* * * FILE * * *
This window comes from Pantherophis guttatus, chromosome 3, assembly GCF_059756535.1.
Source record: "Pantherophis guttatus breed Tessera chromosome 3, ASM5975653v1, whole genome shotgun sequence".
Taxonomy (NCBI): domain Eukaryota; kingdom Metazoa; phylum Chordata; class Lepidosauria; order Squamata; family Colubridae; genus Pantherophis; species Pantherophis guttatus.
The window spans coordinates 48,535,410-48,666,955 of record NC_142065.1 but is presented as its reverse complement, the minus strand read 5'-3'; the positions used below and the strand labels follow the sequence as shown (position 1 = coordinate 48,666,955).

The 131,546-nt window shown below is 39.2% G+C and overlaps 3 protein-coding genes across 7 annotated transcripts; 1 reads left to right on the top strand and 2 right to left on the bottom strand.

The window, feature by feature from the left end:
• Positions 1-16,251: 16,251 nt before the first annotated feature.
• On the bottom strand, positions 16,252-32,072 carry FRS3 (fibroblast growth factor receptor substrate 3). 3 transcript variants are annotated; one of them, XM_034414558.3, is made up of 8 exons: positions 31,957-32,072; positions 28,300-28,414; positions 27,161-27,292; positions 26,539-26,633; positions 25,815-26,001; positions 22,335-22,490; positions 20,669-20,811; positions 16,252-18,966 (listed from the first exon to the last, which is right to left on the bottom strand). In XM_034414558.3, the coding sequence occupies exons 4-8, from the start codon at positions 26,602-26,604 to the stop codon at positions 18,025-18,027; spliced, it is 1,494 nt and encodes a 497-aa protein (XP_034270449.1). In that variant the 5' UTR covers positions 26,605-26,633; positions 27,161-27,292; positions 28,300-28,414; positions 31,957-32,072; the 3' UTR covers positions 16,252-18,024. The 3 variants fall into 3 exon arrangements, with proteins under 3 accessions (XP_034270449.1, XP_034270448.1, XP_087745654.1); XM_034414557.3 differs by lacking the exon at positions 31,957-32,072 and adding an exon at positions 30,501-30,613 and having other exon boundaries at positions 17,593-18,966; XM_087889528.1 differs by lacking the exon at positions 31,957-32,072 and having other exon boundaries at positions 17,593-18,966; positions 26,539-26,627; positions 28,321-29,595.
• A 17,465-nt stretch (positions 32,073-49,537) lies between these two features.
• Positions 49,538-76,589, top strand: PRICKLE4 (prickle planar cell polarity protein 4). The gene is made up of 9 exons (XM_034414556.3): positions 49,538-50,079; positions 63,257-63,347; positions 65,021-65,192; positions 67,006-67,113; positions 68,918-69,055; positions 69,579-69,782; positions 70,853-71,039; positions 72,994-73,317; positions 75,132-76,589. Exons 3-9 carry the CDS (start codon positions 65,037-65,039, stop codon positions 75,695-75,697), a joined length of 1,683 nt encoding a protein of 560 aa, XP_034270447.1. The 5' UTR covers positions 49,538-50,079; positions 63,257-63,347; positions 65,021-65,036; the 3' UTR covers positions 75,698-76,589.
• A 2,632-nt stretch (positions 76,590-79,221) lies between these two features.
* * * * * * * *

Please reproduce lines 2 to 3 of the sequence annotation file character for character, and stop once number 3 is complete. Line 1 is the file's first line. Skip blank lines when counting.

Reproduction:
Source record: "Pantherophis guttatus breed Tessera chromosome 3, ASM5975653v1, whole genome shotgun sequence".
Taxonomy (NCBI): domain Eukaryota; kingdom Metazoa; phylum Chordata; class Lepidosauria; order Squamata; family Colubridae; genus Pantherophis; species Pantherophis guttatus.